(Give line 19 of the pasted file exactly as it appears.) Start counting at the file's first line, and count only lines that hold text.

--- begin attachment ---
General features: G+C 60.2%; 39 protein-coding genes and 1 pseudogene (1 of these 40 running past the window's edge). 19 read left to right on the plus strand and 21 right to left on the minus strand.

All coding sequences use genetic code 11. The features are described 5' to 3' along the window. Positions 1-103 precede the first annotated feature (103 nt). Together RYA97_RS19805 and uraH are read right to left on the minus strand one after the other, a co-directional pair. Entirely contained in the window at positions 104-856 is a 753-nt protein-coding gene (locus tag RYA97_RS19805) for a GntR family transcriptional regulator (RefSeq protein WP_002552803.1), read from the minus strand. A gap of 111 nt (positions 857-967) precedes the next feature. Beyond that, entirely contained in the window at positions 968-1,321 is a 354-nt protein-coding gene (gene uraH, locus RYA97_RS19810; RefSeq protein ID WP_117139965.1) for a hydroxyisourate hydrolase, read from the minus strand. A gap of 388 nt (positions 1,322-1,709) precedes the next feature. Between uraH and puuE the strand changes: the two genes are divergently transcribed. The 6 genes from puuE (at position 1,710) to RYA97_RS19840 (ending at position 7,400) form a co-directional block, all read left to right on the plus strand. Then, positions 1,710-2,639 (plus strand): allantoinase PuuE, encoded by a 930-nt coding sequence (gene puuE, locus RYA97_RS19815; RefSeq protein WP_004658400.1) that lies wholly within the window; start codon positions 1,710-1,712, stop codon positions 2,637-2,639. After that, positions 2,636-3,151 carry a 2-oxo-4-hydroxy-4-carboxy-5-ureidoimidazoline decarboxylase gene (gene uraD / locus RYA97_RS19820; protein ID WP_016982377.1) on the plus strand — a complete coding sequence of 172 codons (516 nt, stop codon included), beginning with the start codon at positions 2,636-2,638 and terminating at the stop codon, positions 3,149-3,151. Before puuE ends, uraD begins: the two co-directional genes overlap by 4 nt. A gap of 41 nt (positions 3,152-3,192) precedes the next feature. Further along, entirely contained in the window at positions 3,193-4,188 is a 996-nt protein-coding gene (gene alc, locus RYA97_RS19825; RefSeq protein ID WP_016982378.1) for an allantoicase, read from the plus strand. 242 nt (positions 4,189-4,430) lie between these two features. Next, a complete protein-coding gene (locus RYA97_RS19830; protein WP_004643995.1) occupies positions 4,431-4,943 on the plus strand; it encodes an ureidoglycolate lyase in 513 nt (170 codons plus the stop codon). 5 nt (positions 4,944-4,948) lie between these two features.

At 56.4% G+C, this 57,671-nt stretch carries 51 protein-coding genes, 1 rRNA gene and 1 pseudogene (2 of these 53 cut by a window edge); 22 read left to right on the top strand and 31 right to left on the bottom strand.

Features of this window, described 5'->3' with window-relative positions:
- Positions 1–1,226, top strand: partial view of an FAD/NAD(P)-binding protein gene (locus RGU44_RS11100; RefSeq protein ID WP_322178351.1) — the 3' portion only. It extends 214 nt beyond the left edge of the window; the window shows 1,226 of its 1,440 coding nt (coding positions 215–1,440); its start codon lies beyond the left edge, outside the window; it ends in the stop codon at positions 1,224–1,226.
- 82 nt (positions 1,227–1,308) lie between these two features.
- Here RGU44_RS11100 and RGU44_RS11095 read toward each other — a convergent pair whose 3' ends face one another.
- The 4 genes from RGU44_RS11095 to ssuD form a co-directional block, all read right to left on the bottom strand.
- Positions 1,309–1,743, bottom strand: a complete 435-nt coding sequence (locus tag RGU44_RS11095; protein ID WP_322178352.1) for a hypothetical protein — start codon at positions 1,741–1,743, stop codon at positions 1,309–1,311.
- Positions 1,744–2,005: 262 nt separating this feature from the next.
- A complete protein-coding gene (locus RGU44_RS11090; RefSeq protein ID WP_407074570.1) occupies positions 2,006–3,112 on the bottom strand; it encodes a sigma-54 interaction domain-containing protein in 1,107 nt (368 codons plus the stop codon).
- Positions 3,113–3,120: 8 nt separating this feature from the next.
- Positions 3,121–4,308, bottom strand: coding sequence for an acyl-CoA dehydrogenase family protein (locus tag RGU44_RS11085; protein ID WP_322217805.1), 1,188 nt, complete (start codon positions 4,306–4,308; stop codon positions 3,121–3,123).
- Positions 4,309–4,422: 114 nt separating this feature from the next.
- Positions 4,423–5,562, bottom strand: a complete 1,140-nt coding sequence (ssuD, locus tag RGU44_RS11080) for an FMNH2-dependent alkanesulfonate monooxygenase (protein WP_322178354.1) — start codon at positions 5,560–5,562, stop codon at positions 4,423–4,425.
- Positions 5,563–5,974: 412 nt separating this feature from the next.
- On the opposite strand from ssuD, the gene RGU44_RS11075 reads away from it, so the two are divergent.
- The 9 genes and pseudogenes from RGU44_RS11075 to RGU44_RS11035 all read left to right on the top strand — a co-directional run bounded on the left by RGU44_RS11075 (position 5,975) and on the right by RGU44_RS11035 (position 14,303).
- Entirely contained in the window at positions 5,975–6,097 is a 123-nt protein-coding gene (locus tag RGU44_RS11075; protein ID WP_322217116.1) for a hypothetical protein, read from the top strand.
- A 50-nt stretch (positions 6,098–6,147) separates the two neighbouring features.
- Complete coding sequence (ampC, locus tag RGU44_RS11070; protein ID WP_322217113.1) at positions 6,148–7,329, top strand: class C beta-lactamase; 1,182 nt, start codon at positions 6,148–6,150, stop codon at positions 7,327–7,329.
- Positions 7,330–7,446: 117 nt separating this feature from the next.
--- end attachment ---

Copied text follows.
- Entirely contained in the window at positions 5,975–6,097 is a 123-nt protein-coding gene (locus tag RGU44_RS11075; protein ID WP_322217116.1) for a hypothetical protein, read from the top strand.